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Title:Estimating the magnitude of gene-environment correlation for cognitive ability, personality, psychopathology, and height
Author(s):Zheng, Anqing
Director of Research:Briley, Daniel A.
Doctoral Committee Chair(s):Briley, Daniel A.
Doctoral Committee Member(s):Derringer, Jaime; Fraley, R. Chris; Roberts, Brent W.; Simons, Daniel J.
Department / Program:Psychology
Discipline:Psychology
Degree Granting Institution:University of Illinois at Urbana-Champaign
Degree:Ph.D.
Genre:Dissertation
Subject(s):gene-environment correlation
biometric model
personality
cognitive ability
Abstract:Decades of quantitative genetics research have concluded that all human psychological differences are conditioned on genetic effects. However, most of the research has focused on the independent contribution of genetic and environmental effects on trait development. Much less is known about how genetic and environmental influence are intertwined to guide development, though process like genetic-environment correlation (rGE) has been identified as a central driver of development in theoretical models. It is imperative to understand how and to what extent do people passively receive, evoke, and select environmental experiences as a systematic function of their traits that are genetically conditioned. Studies on quantifying rGE are needed to better understand the association between environmental exposures and psychological, behavioral, and socio outcomes. The current project seeks to investigate the role of genetic-environment correlation by using a range of phenotypes with multiple genetically informed designs. I used data drawn from the Adolescent Brain Cognition Development (ABCD) project, to explore the widespread covariation of measured environmental exposure and trait-specific genetic influences using between individual (singletons) and family-based designs (Chapter 6); and to investigate the effect of holistic passive, active/evocative genetic-environment correlation (rGE) across various trait domains by incorporating measured genetic effects (i.e., polygenic index) into twin models (Chapter 7). The results showed that i) trait specific PGI is associated with a wide range of putative environmental exposures, suggesting environmental mediation of polygenic prediction; 2); there is no evidence for passive, evocative, nor active rGE for cognitive and height; and 3) active/evocative rGE is accounting for large proportion of heritability for personality traits. Leveraging a broad range of phenotypes, specific environmental exposures, and PGIs, this thesis provides a holistic perspective on the extent to which genetic and environmental influence entangled to influence characteristic development. It also illustrates the usefulness of incorporating PGI in research and detecting aggregated rGE using extended twin models. General implications, limitations, and future directions are discussed (Chapter 8).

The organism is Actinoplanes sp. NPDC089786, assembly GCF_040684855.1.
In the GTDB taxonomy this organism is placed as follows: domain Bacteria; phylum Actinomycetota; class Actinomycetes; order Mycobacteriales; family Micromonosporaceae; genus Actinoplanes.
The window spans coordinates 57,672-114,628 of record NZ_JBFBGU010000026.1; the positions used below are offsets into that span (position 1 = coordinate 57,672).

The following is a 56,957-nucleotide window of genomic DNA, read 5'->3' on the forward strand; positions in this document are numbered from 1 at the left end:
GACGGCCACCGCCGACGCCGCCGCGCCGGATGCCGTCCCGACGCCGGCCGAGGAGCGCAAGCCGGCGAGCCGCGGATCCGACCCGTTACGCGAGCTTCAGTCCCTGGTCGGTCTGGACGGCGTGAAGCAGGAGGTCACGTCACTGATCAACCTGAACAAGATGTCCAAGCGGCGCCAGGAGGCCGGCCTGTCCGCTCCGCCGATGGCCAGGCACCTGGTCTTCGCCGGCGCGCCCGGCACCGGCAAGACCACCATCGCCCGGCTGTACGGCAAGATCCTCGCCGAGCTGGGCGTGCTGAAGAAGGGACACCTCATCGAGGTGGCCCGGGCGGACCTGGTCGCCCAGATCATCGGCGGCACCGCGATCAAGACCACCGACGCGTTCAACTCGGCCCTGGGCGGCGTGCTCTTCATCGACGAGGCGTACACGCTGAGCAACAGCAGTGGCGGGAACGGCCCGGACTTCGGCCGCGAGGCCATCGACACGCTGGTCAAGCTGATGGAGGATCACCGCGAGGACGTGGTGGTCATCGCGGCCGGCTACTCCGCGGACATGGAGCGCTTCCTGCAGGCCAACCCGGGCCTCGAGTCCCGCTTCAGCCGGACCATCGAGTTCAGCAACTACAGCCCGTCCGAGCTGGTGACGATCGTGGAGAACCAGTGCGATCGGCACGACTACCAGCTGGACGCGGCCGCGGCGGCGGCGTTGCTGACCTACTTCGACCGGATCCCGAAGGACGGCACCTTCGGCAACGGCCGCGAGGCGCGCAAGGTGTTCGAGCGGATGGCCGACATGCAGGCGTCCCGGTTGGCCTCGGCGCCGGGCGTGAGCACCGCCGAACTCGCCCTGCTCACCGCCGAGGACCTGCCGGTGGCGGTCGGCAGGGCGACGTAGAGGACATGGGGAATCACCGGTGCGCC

Issue Date:2021-12-03
Type:Thesis
URI:http://hdl.handle.net/2142/114002
Rights Information:Copyright 2021 Anqing Zheng
Date Available in IDEALS:2022-04-29
Date Deposited:2021-12


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